Foul balls are not a bad thing - hitting coaches must convince players of that.
Some of my common statements, when pitching batting practice are:
"Keep fouling them off, until he (game pitcher) makes a mistake."
"˜Good foul ball, pitcher's pitch - you didn't want to put that in play anyway"
"Way to get a piece, that keeps you alive for the next pitch."
"If you keep getting a piece of it, you can bat forever."
The point is that foul balls are not a bad thing. Most ball players get upset when they foul balls off, at least in batting practice. When throwing batting practice I do not let them get down over foul balls. I try to explain that foul balls are hitters' friends and that just getting a piece of the ball is a sign of a good swing. Additionally I tell hitters that any contact is better than the alternative, of no contact. Finally, along the same lines, I inform batters that fouling off pitches makes them a tough out, which is a good thing.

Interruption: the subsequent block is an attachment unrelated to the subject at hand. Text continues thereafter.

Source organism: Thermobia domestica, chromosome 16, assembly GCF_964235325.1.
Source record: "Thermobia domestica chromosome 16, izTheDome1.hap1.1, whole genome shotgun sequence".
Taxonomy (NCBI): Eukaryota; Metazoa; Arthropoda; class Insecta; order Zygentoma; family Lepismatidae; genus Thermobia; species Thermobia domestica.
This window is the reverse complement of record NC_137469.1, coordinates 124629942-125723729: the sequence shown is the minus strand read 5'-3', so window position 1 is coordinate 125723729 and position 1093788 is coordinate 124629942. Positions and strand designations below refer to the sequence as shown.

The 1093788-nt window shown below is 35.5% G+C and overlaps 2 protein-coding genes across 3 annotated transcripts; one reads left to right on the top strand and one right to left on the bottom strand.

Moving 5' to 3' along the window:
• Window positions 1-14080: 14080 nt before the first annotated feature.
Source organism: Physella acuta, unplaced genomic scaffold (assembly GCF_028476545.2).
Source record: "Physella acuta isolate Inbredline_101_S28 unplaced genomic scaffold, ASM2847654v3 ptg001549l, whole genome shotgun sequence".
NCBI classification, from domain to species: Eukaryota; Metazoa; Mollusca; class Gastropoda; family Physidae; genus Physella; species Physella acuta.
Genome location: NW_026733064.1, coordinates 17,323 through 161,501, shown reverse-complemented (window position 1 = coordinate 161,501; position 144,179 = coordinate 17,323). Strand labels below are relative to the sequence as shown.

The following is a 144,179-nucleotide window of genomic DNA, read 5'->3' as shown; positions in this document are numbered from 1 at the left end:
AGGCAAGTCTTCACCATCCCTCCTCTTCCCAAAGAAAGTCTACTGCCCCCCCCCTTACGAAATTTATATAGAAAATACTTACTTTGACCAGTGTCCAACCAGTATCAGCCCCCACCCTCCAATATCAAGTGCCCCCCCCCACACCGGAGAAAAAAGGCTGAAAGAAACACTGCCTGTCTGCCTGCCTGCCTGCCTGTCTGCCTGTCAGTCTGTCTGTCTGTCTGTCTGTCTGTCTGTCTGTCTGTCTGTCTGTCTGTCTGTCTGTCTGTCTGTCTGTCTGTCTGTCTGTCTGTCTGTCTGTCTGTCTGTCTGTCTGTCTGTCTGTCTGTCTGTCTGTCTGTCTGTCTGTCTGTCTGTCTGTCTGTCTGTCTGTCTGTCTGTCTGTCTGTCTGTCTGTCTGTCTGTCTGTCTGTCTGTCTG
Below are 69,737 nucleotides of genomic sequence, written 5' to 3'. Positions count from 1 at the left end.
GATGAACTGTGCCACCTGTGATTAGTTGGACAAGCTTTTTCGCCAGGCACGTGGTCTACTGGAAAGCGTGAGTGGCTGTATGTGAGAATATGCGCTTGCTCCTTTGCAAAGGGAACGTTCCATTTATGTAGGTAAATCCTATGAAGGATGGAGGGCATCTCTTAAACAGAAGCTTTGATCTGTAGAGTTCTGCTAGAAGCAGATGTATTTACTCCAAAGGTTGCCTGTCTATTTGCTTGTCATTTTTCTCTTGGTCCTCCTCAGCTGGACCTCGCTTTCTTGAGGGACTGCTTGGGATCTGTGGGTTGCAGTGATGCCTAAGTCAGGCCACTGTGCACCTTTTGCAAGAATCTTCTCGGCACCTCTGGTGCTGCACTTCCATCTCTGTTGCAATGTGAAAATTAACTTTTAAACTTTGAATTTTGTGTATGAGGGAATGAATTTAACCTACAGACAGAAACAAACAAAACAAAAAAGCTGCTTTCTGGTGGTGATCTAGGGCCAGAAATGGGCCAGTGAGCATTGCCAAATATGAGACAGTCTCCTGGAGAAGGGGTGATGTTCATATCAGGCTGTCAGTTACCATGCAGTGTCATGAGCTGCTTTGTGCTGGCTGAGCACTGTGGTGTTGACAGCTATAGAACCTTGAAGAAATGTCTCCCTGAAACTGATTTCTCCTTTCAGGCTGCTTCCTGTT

Finally, the goal is convincing players of that , as it still takes skill to even hit foul balls.
After playing major league baseball, Jack Perconte has taught baseball and softball since 1988 and offered valuable coaching training too. He has helped numerous youth players reach their potential, as well as having helped parents and coaches navigate their way through the challenging world of youth sports. Jack is one of the leading authorities in the areas of youth baseball training and coaching training advice.All Jack Perconte articles are used with copyright permission.
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